By Patrick B. McGuigan
OKLAHOMA CITY — The city of Ada really has it out for smokers, even those who choose to go smokeless with e-cigarettes.
The Ada City Council has banned the use of tobacco products on public property (http://www.kxii.com/home/
headlines/Ada-City-Council- approves-smoking-ban-on- public-city-property- 228781561.html).
After receiving assurances that a measure on Monday’s meeting of the City Council would be an age restriction that extended to electronic cigarettes, defenders of tobacco alternatives were shocked to discover the ordinance was an extensive ban on public use of tobacco — including e-cigarettes, which do not contain any tobacco and do not produce smoke.
In the end, the council was closely divided, approving the measure 3-2.
Community leaders, including Mayor Greg McCortney and Vice-Mayor Shane Sweeney, were among the opponents. Both are newcomers to the board for the southeast Oklahoma town, population 17,000-plus. They were elected in the spring.
Shawn Gore, chairman of the Oklahoma Vapors Advocacy League, said he learned just hours before Monday evening’s meeting the ordinance included the anti-e-cigarette language, though Gore told Oklahoma Watchdog city officials told him the council was considering an age restriction on use of e-cigarettes. Gore is owner of a store selling e-cigarettes.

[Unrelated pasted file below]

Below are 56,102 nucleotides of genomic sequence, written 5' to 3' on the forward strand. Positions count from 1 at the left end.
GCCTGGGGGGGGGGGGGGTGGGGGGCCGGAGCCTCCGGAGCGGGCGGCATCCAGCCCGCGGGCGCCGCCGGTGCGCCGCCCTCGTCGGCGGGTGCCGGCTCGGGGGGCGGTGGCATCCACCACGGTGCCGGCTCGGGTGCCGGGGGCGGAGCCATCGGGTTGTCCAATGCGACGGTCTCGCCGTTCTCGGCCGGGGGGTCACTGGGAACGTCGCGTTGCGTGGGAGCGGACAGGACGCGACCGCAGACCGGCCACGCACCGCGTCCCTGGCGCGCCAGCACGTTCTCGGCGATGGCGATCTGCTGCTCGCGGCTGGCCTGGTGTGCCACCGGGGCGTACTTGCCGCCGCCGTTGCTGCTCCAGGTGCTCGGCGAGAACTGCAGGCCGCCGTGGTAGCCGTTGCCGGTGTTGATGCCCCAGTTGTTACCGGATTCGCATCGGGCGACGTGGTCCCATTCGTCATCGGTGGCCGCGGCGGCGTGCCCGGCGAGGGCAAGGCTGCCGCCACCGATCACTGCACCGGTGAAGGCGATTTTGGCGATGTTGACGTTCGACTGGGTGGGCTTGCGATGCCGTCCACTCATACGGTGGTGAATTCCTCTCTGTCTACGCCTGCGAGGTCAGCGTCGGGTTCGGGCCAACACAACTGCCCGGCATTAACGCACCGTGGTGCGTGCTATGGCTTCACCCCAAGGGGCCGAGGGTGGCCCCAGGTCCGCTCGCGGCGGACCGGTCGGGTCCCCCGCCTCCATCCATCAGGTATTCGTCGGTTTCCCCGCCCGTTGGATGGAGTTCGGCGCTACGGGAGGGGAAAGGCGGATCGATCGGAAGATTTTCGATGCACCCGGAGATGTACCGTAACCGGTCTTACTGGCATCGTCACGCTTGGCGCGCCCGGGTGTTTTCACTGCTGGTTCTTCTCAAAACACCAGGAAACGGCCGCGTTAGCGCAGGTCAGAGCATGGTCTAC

The measure’s provisions address tobacco use in all indoor workplaces, outdoor areas “on a property owned by the city,” any “indoor place used by or open to the public,” recreational areas, most areas within restaurants or bars, and other restrictions.
While stringent, such language is becoming commonplace. However, the latest twist in this case was the inclusion every variety of “electronic smoking device” as including electronic cigarettes.
Greg Conley, legislative director for the Consumer Advocates for Smoke-Free Alternatives Association, said Wednesday he was reeling from the Monday night vote. Inclusion of an “emergency” provision in the legislation had limited public notice of the true intent of the legislation, he said.
Both Conley and Gore said the inclusion of e-cigarettes is a response to the grant-making process of the state Tobacco Settlement Endowment Trust and Oklahoma Turning Point, both of which are encouraging communities to ban or limit tobacco-free products.
Across the nation, local anti-tobacco groups have been moving against the non-tobacco products like e-cigarettes in response to the grant incentives.
Late Wednesday, Ada’s public relations office had not responded to a request for comment on the new legislation, including whether open meeting strictures were honored, and how officials had responded to requests for information from defenders of e-cigarettes.
Confusion about the extent of the Ada ban — whether it includes sidewalks, for example, in the definition of “public places” — may lead to a second vote, although rule-making might address the issue.